How I saved, spent and made money as a student
14th May 2015
On Monday I finished university, although I’m technically a student until my course ends (June or July, I think).
Anyway, one aspect of my student life that I haven’t talked about is money. Money can be a difficult subject at any time, but particularly when you’re a student. However, I’ve never gone into my overdraft, I’ve never asked to borrow money off my parents, and I have even managed to have enough left over after paying bills and buying food so that I can treat myself.
“How?!” I hear you cry over your Tesco Value Chicken Noodles as you huddle under the duvet because you can’t afford heating. Well, today I am going to share a few of my tips for making, spending and saving money as a student.
*Please note: I totally get that the loan system in the UK is rubbish and that because it is means tested some people will not get enough to live off. It’s not a system I agree with at all.*
I made a budget and stuck to it
I can’t stress the idea of budgeting enough. The very first thing I did when I started university was work out how much money would be going into my account (from loans and bursaries), and how much would be going out (such as for rent and bills). Then I did the calculations to work our how much that would leave me with each week to buy food and necessities. I made sure to avoid going over this set allowance for food and other things, but if I did go over the limit I would have to deduct that extra spending from the following weeks allowance.
My top tip for those of you who feel like you are rubbish at managing your money is to take that allowance out of the bank at the beginning of the week. I find it a lot easier to control physical money than virtual money.
If you can continuously under-spend on your allowance, the money will add up, and by the end of the year you might have saved some money.
I learnt to shop around for the best deals
Ah, the amount of times I would pop to the corner shop instead of walking in to town to buy a loaf of bread and losing out on 50p in the process…
But those 50p’s soon add up. Tyrone and I learnt to be really clever with our money, especially when it came to buying food, and became aware of where the cheapest places to buy certain foods were. But we have never sacrificed the quality of the food we eat. We have never gone hungry and we’ve never ate bland food. I guess what I’m trying to say if you don’t have to spend a lot of money to eat well.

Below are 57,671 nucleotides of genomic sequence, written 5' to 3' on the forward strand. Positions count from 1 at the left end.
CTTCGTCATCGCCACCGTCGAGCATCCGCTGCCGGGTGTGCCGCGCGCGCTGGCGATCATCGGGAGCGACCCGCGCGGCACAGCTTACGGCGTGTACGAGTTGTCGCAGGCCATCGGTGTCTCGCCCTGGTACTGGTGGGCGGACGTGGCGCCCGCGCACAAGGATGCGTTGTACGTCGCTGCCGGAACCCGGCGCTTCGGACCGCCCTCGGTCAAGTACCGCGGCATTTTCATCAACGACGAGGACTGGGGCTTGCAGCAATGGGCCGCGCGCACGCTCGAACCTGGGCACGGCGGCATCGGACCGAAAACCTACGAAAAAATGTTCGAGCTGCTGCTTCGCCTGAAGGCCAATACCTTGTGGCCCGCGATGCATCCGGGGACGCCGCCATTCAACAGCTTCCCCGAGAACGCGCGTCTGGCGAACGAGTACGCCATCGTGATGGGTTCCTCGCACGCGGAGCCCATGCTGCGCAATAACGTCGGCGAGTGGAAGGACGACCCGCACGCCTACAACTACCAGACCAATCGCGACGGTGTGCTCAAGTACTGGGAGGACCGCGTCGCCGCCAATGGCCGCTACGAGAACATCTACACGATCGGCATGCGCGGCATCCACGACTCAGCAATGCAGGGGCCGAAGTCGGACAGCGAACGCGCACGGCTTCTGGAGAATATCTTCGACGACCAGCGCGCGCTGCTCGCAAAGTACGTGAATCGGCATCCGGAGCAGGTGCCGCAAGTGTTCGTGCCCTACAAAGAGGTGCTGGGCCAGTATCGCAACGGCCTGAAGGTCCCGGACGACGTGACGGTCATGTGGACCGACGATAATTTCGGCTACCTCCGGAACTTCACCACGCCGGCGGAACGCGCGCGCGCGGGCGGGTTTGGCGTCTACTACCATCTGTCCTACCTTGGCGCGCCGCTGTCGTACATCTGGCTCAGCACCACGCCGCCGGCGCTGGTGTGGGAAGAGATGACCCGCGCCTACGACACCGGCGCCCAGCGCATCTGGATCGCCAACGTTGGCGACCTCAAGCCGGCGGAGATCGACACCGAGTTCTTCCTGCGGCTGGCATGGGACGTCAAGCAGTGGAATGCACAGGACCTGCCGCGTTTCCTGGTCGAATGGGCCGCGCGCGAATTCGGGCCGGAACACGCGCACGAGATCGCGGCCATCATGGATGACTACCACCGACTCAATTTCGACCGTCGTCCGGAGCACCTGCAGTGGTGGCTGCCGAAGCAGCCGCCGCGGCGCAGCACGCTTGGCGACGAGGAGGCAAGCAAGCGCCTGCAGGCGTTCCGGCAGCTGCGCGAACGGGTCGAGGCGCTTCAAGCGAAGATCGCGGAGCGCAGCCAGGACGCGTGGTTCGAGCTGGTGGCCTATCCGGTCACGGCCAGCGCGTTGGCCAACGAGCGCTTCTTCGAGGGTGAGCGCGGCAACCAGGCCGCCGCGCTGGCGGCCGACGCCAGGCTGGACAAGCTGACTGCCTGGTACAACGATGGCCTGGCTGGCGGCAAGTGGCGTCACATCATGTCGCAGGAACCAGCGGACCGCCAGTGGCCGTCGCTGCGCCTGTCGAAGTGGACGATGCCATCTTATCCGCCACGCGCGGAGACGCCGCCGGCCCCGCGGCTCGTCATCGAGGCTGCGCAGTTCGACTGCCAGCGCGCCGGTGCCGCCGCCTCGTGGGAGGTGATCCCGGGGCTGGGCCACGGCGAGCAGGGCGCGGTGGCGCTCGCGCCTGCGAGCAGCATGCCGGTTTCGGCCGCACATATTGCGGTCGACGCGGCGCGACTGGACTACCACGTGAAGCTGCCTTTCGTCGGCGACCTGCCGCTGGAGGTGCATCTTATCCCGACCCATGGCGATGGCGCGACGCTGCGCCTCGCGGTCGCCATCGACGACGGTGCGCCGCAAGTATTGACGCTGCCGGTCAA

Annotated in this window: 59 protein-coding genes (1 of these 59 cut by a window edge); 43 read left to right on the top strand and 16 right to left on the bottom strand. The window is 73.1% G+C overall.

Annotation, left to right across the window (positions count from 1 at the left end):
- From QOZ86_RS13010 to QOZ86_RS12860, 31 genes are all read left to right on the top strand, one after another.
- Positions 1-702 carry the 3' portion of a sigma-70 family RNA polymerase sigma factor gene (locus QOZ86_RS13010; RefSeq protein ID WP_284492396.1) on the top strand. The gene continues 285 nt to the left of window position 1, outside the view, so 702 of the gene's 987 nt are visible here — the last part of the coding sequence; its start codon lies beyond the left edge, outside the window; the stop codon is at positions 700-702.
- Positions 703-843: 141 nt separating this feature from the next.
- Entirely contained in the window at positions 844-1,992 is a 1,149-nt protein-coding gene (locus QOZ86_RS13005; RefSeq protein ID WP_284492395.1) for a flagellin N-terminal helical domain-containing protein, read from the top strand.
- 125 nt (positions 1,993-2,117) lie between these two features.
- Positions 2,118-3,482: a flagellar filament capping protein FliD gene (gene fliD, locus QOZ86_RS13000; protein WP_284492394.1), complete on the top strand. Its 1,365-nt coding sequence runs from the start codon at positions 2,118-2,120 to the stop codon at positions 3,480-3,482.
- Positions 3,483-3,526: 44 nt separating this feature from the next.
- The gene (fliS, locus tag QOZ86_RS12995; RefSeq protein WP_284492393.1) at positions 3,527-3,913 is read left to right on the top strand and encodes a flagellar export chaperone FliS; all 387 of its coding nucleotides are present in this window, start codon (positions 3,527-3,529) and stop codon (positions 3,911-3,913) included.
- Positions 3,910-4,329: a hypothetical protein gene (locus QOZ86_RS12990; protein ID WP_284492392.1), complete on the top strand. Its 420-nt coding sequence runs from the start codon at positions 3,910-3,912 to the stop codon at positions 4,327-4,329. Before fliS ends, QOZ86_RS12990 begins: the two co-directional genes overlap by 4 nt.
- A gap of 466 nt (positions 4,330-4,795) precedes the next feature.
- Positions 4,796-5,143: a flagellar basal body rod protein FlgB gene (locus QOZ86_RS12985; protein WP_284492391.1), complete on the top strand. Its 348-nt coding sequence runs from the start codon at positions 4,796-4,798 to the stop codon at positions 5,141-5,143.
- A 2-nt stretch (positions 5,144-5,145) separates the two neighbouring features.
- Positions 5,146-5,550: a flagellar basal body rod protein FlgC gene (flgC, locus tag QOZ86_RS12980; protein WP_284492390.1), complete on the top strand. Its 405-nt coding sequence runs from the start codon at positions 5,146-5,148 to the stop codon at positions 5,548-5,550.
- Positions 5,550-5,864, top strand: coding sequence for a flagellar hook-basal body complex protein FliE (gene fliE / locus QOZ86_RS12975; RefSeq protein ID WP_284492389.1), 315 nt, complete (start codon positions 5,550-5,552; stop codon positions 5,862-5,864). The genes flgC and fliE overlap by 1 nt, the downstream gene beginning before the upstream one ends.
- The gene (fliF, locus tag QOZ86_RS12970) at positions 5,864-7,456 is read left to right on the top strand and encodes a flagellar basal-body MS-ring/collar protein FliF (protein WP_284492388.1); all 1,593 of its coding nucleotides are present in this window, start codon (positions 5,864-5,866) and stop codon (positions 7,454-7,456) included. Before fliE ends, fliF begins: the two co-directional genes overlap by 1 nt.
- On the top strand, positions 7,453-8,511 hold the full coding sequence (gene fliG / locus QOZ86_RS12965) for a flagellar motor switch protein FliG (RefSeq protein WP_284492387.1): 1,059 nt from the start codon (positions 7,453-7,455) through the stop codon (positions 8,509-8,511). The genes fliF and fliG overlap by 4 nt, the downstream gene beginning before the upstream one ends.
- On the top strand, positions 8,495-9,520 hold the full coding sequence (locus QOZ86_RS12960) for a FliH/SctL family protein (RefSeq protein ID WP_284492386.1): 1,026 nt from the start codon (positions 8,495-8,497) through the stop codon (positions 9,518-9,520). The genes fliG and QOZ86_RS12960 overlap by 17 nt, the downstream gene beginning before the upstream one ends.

We also found that planning meals and doing weekly shops not only saved us money, but also prevented food waste.
I got a job (or two)
The harsh truth is if you want more money than what you get from student loads and bursaries you are going to have to work for it.
I moved home for the summer after my first year of university and got a part-time job (but I ended up working almost full-time) in a supermarket. It was the worst job I have ever had, and not only did it encourage me to do well at university so I wouldn’t be stuck working as a cashier, it also allowed me to earn lots of tax-free money.
This money allowed Tyrone and I to move into our apartment in Liverpool earlier, and make my second year of university a little more pleasant.
At the end of my second year I then got a part-time, work-when-you-like job as an Insight Leader, and while it may not seem like I earn a lot from this job it soon adds up.
I forced myself into the mind set that my parents couldn’t help me out
Even if your parents can help you out financially, don’t think about this too much or else you will always turn to them when you don’t have enough money. I’m of course talking about those who go out every night and spend a fortune on drink and new clothes, and then tell their parents they’re poor. I know I’d feel so guilty if I did that.
You can’t live like that forever, so don’t make a habit of it.
I saved money in an ISA
Yes, I saved some of the money from my loan into my ISA (savings account) which may not make any sense at all. Why save money you’ve borrowed?!
Without saving I wouldn’t have been able to stay in Liverpool while looking for a job now that I have finished my degree. That money I saved will pay my bills and buy me food until I get a job. Without it I would have had to move home, and it would have been a giant step backwards.
Believe me, it was worth missing out on money-wasting opportunities to still be living in Liverpool now. But I guess it all depends on what your priorities are.
Do you have any tips for saving money, even if you’re not a student?
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